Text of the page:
Edison's first model Projecting Kinetoscope
made its Toronto debut on October 5, at the
Toronto Opera House, 25-27 Adelaide Street west,
south side, a few doors west of the prestigious
Grand Opera House. But it was advertised under
the name "Kinematographe."
The Edison "improved" '97 Model Projecting
Kinetoscope opened January 25, 1897 at
Robinson's establishment, whose name had
changed in November 1896 to Robinson's Bijou
Theatre. This time the machine was announced as
the new Motograph. It was quite possible that
Edison had absolutely nothing to do with the
"Motograph" label for it was quite a common
practice then for the true identity of a projector to
be replaced. For example, the Majestic Theatre
advertised its machine as the "Majestiscope."
At the Bennett theatres, their machine was publicised
as the "Bennettograph."
The next Edison situation involved a film.
PASSION PLAY moving-pictures were presented
free, nightly, in Munro Park, beginning July 9,
1900, for two weeks. Whose version was shown?
Three were produced in the period 1897-98.
I believe that the version at Munro Park was the one
by Rich G. Hollaman and Albert G. Eaves.
Trouble arose when someone leaked word to the
New York Herald, which published the fact that
the Hollaman-Eaves pictures were not taken at
Oberammergau, Germany, but right in New York
City on the roof of the Grand Central Palace
Theatre, December 1897. Edison considered that
the Eden Musee, New York, was using an outlaw
film. The films, to Edison, were obviously
produced with a camera that did not bear the
authority of Edison. Edison had sold no cameras
and never intended to do so.
The case against the Musee appeared to be
definite. In the face of this, Hollaman was
pondering on the problem of putting prints of his
PASSION PLAY on the market. Frank Maguire of
Maguire & Baucus, handlers of Edison films, gave
Hollaman some advice: "If you turn your negative
over to Edison and buy your films from him,it
might be different." Hollaman took the advice,
and further legal action ceased. Many prints were
leased and copies under Edison's name went
abroad, and covered the world of the motion
Jeremiah (Jerry) Shea of Buffalo, New York,
opened his Yonge Street Theatre on September 6,
1899 on the same site as Robinson's Bijou
Theatre. By December 1903, Shea made an
arrangement with the Kinetograph Company,
which did not make its own moving pictures but
rather was dependant upon the good will of
Edison's Kinetograph Department, and really
represented an extension of the Edison company
into the field of exhibition. This agreement stated
that all the Kinetograph Company's
important moving pictures were to be shown in Shea's
theatre before they were sent to any other theatre
in Canada. One such film was by Edwin S. Porter,
an Edison employee who was to make an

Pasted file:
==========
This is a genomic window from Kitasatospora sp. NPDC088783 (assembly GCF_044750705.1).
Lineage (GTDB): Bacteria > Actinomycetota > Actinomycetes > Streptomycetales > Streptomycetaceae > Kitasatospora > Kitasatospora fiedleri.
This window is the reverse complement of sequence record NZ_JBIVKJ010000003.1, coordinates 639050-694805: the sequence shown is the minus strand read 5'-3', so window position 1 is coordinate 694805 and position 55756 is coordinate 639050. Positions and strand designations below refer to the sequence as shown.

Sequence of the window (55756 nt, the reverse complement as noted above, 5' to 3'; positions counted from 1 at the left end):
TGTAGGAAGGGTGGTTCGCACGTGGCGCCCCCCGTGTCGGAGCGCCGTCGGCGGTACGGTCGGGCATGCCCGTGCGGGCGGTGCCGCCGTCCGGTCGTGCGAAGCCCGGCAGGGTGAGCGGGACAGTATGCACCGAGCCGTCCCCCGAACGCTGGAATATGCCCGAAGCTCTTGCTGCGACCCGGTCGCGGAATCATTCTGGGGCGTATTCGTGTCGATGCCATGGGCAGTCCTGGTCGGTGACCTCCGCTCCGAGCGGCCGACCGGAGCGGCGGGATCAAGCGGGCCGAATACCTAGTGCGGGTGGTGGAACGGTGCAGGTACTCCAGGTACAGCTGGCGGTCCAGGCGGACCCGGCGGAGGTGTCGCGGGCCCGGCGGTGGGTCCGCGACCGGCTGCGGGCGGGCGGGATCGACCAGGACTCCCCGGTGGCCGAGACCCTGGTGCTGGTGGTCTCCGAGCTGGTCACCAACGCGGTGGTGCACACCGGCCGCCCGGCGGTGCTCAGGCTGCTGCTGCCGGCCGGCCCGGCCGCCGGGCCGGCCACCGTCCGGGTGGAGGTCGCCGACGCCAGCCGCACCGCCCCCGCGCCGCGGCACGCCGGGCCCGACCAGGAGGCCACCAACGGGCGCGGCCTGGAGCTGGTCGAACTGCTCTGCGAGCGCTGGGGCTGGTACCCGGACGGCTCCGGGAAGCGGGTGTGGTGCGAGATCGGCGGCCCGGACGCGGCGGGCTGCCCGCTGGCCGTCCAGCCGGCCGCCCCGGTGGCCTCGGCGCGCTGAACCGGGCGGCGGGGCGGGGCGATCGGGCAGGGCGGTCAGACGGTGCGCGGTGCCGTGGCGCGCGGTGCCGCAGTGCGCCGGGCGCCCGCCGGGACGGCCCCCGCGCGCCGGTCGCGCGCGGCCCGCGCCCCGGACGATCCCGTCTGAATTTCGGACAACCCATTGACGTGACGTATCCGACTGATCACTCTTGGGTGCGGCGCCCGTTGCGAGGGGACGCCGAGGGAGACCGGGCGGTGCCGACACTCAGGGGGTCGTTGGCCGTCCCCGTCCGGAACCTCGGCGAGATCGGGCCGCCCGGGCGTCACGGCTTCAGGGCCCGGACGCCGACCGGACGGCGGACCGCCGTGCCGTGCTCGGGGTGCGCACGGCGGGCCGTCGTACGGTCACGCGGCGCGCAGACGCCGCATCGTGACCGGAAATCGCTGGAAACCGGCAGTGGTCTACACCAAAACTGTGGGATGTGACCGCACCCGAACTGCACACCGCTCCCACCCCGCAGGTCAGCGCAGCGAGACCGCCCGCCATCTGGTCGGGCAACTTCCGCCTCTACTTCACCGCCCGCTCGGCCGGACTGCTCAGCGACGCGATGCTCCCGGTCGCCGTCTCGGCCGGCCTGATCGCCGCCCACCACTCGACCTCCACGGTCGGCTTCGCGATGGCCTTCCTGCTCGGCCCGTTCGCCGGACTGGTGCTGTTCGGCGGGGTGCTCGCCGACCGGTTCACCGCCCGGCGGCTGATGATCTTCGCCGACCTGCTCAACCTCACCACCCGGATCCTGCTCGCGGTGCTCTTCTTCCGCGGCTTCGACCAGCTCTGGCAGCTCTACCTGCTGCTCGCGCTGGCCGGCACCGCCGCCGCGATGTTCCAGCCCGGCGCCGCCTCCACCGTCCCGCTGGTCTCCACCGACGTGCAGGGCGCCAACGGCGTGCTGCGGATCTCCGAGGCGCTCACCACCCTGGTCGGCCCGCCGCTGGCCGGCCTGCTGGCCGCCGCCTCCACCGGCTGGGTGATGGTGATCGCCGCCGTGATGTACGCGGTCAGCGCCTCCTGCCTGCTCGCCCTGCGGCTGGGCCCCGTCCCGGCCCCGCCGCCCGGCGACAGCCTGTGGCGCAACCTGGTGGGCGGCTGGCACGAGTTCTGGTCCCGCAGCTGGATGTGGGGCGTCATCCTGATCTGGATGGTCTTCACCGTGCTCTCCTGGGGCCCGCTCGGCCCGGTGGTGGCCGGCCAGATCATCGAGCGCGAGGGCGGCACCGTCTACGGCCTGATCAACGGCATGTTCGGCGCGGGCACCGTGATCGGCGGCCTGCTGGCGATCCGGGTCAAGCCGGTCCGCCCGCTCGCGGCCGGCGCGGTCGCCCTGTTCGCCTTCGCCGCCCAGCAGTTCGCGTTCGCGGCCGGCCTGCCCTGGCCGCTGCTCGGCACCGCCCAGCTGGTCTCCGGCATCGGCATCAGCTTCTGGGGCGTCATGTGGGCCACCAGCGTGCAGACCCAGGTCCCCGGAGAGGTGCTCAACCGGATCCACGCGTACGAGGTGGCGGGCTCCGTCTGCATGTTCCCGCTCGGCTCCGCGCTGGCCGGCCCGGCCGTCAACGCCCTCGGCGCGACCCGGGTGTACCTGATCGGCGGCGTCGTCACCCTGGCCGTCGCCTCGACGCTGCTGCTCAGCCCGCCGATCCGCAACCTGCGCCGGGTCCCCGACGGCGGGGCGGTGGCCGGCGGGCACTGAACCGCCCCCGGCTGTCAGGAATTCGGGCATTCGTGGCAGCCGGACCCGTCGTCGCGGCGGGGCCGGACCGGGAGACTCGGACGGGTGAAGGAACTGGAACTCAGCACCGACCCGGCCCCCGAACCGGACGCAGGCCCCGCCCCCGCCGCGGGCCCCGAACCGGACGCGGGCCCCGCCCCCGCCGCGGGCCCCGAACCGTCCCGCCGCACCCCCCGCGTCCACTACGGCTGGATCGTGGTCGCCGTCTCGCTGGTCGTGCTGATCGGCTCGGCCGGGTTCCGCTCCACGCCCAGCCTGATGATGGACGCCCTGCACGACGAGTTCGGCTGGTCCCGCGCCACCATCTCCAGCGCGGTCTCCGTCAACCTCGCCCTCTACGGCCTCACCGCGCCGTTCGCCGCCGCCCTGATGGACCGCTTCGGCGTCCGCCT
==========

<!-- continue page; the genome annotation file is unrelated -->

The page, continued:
important impact on the history of cinema through
his focus on narrative or story films.
His popular film THE GREAT TRAIN ROBBERY was first
shown in Toronto at Shea's Theatre during the
week of December 14, 1903.
Inventor Model 1897
Starting the week of March 24, 1913 Shea
(who, had since relocated his establishment — now
called the Victoria Theatre — at the northeast
corner of Richmond and Victoria streets) offered
Torontonians an opportunity of experiencing the
new Edison synchronous sound process — the
Kinetophone, after his 1895 invention. The
Toronto World wrote of the films: "The first
picture is a description lecture on the kinetophone.
The lecturer appears in the picture, and, as he
gestures and as his lips move, the words are
distinctly heard. He explains the invention:
"Ladies and gentlemen, a few years ago Thomas
A. Edison presented to the world the Kinetoscope
and today countless millions of people in every
section of the civilized world are enjoying the
Phonograph. It remained for Mr. Edison to
combine two great inventions in one that is now
entertaining you and is called the Kinetophone.
The Edison Kinetophone is absolutely the only
genuine talking picture ever produced."
Examples are given. A man is seated at the piano and plays;
a vocalist approaches and sings 'The Last Rose of
Summer,' and a violinist plays a solo. Barking
dogs are seen and heard. A second reel is shown,
called the Edison minstrels.
How was the Kinetophone apparatus installed
in a theatre, such as Shea's? The phonograph,
placed behind the screen, used a cylinder record
nearly a foot in length and four or five inches in
diameter and a horn and diaphragm considerably
larger than those of home phonographs.
It determined the speed, being connected through a
string belt, to a synchronizing device at the
projector. The belt pulleys were about 3 inches in
diameter. The belt passed from the phonograph up
over idler pulleys, and overhead, back to the
projection booth. The synchronizing device
applied a brake to the projector and the brake-shoe
pressure depended on the relative phase of the
phonograph and projector, increasing rapidly as
the projector got ahead in phase. With an even
force on the projector crank, normal phase relation
was maintained. The projectionist watched for
synchronism and had a slight degree of control by
turning the crank harder if the picture were
behind or easing it off if it were ahead.
Edison's dream finally came true, but he was to
awaken with a sharp jolt. The system that had
worked well in the controlled conditions of the
Edison laboratories or in the Bronx studio,
developed unexpected imperfections when
transferred to the theatre. The Palace, in New
York City, was one of several theatres where the
Kinetophone lost synchronization or broke down
completely. Audiences hissed Edison's talking
pictures off the screen, and Keith-Orpheum paid
the Edison Company to terminate the contract and
withdraw its talking pictures. It did not appear
that such problems occurred during the run at
In the wake of this experience, Edison no
longer considered sound movies worthy of further
improvement or experimentation, and persistently
ridiculed or underrated the efforts of other
inventors to accomplish what he had failed to do
with the Kinetophone.
- John Barnes, The Rise of the Cinema in Great
Britain (Bishopsgate Press Ltd., London,
- Brian Coe, The History of Movie
Photography (Ash & Grant, London, 1981)
- Raymond Fielding, ed., A Technological
History of Motion Pictures and Television
(University of California Press, Berkeley,
- Harry Geduld, The Birth of the Talkies
(Indiana University Press, Bloomington, 1975)
- David S. Hulfish, Motion-Picture Work
(American School of Correspondence,
- Peter Morris, Embattled Shadows (McGill-
Queen's University Press, 1978)
- Peter Ramsaye, A Million and One Nights
(Simon & Schuster, Inc., New York, 1927)
- Various Toronto daily newspapers—Globe,
Mail and Empire, Evening News, Star, Evening
Telegram and Toronto World.